This was published under the 2010 to 2015 Conservative and Liberal Democrat coalition government
Multi-billion pound government investment to deliver huge benefits to passengers, create British jobs and boost the economy.
The transformation of rail travel between Britain’s towns and cities has taken a major step forward after the first of a new generation of high-tech passenger trains arrived in the country.
The Class 800 train, specially designed and built by Hitachi for the government’s £5.7 billion InterCity Express Programme (IEP), will deliver thousands of jobs across Britain and provide billions of pounds of benefits to the economy.
The train was unloaded from a transporter ship at Southampton port today (12 March 2015) in front of a welcoming committee, led by Rail Minister Claire Perry.
The trains will revolutionise journeys in the south west and north, with more seats on each train, more services, reduced journey times and improved reliability. The first train will now undergo testing to get the fleet ready for service on Great Western from 2017 and East Coast from 2018. All 122 trains will be in service by 2020.
Rail Minister Claire Perry said:
It is hugely exciting to witness the arrival of the first state-of-the-art IEP train on British soil. These trains will transform rail travel for passengers travelling between many of the great towns and cities of England, Scotland and Wales; provide a massive jobs boost for Britain and deliver billions of pounds of benefits for our economy.
We are investing record amounts building a world-class railway that provides more seats, more services and better journeys. IEP trains are a crucial part of this and it is fantastic that we are on track for the new fleet to enter service on schedule.
The IEP is also helping to secure long-term economic growth by creating hundreds of jobs and apprenticeships at Hitachi’s new factory in County Durham, as well as thousands more jobs across the UK supply chain. I cannot wait to see the trains being manufactured in Britain and passengers using them.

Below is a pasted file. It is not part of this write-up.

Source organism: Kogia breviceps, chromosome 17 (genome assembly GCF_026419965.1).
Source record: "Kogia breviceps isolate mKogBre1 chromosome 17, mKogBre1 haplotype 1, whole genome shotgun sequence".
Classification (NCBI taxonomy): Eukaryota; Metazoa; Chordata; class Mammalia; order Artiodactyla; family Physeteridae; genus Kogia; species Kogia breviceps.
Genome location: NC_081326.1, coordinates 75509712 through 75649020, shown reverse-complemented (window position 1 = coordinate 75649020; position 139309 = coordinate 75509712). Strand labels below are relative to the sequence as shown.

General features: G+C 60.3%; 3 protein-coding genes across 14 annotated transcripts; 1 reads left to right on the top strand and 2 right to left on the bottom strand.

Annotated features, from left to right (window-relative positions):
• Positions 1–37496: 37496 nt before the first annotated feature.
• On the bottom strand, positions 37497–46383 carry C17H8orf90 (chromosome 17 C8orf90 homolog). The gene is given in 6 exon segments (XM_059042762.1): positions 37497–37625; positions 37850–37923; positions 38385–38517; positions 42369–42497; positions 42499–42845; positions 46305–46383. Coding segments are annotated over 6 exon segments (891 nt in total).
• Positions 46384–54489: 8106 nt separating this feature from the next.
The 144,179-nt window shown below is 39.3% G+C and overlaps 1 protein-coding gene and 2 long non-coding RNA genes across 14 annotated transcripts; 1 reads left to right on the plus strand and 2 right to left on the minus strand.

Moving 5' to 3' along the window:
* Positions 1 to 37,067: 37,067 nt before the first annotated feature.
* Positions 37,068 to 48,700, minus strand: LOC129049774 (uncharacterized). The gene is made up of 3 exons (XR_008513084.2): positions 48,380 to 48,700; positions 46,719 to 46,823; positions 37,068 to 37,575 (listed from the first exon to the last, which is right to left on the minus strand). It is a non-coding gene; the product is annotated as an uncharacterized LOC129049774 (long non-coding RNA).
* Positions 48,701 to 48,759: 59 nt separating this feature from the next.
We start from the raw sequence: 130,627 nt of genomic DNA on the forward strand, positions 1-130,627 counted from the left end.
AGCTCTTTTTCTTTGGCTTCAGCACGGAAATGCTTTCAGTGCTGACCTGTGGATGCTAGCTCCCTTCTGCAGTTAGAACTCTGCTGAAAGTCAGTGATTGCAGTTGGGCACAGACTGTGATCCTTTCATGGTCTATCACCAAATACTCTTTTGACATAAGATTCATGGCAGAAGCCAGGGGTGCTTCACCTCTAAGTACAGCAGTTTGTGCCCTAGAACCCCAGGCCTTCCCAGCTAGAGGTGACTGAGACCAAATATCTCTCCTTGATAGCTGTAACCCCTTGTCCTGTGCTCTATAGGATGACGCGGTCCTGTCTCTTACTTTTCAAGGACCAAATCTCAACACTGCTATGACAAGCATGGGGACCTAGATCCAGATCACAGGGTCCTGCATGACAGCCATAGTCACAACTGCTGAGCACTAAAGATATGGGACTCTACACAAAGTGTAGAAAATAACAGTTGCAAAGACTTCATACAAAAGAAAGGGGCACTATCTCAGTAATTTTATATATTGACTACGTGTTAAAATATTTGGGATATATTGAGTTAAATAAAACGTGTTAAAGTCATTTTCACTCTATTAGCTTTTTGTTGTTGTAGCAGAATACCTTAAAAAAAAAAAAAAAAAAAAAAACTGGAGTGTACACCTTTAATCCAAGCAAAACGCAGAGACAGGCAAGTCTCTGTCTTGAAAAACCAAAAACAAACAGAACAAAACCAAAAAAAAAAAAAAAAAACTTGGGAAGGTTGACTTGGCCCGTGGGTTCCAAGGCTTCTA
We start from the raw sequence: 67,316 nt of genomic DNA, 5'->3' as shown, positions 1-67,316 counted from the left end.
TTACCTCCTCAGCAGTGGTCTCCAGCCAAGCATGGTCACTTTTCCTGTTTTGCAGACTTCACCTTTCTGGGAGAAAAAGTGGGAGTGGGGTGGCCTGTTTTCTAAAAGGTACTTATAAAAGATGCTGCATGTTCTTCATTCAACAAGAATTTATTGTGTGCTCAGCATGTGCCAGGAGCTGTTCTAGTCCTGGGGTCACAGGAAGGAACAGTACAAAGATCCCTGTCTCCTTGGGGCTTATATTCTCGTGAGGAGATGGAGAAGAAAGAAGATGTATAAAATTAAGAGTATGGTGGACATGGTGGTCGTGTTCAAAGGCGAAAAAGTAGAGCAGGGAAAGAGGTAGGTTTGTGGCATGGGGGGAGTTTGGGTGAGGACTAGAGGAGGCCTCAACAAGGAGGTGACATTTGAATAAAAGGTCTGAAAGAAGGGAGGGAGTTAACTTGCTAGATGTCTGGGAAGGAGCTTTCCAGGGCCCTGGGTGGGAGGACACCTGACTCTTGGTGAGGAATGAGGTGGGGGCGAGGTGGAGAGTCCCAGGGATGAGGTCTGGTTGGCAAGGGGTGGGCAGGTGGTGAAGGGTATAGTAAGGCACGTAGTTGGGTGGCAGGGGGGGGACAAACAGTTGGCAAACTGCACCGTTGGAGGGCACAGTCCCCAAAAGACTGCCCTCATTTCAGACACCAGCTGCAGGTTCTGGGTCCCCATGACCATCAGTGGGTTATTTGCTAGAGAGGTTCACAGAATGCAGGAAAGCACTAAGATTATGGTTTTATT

The first IEP Class 800 train was built in Hitachi’s Kasado works in Japan and contains components from almost 30 UK-based suppliers. Once Hitachi’s new purpose-built £82 million facility at Newton Aycliffe, County Durham, opens later this year the majority of the 866 carriage fleet will be manufactured in the UK, creating hundreds of jobs locally and thousands in the wider UK supply chain.
A total of 110 IEP trains will be manufactured at the Newton Aycliffe site, creating 730 jobs locally. Staff from the factory spent around 3,000 hours working alongside employees in Kasado building the first train and will pass on their expertise to the UK workforce.
The new IEP trains will bring faster services and additional capacity between London and major UK cities including Reading, Bristol, Cardiff and Swansea along the Great Western Main Line, and Leeds, Newcastle and Edinburgh on the East Coast Main Line. IEP will increase the number of seats in the morning peak into London Paddington by 40% and 28% in to Kings Cross.
Travelling at a top speed of 125 mph, IEP will deliver reductions in average journey times of up to 15 minutes, increasing connectivity and boosting the economy. The new trains are capable of running at 140 mph and the government recently confirmed a study would be carried out on providing the infrastructure needed for IEP trains on East Coast to run at this speed – providing faster links with a potential HS3 scheme and therefore dramatically improving both north-south and east-west connectivity.
As well as building the new manufacturing facility at Newton Aycliffe, Hitachi Rail Europe is constructing maintenance depots at sites including Bristol and Doncaster, and refurbishing and upgrading depots across the Great Western and East Coast Main Lines.
The contract to deliver the carriages has been agreed with Agility Trains, a consortium of Hitachi Rail Europe and John Laing. The total value of the contract will be £5.7 billion over 27.5 years. This includes the manufacture and delivery of the trains, new maintenance depots and infrastructure upgrades. The contract is also for the ongoing maintenance and servicing of the fleet.
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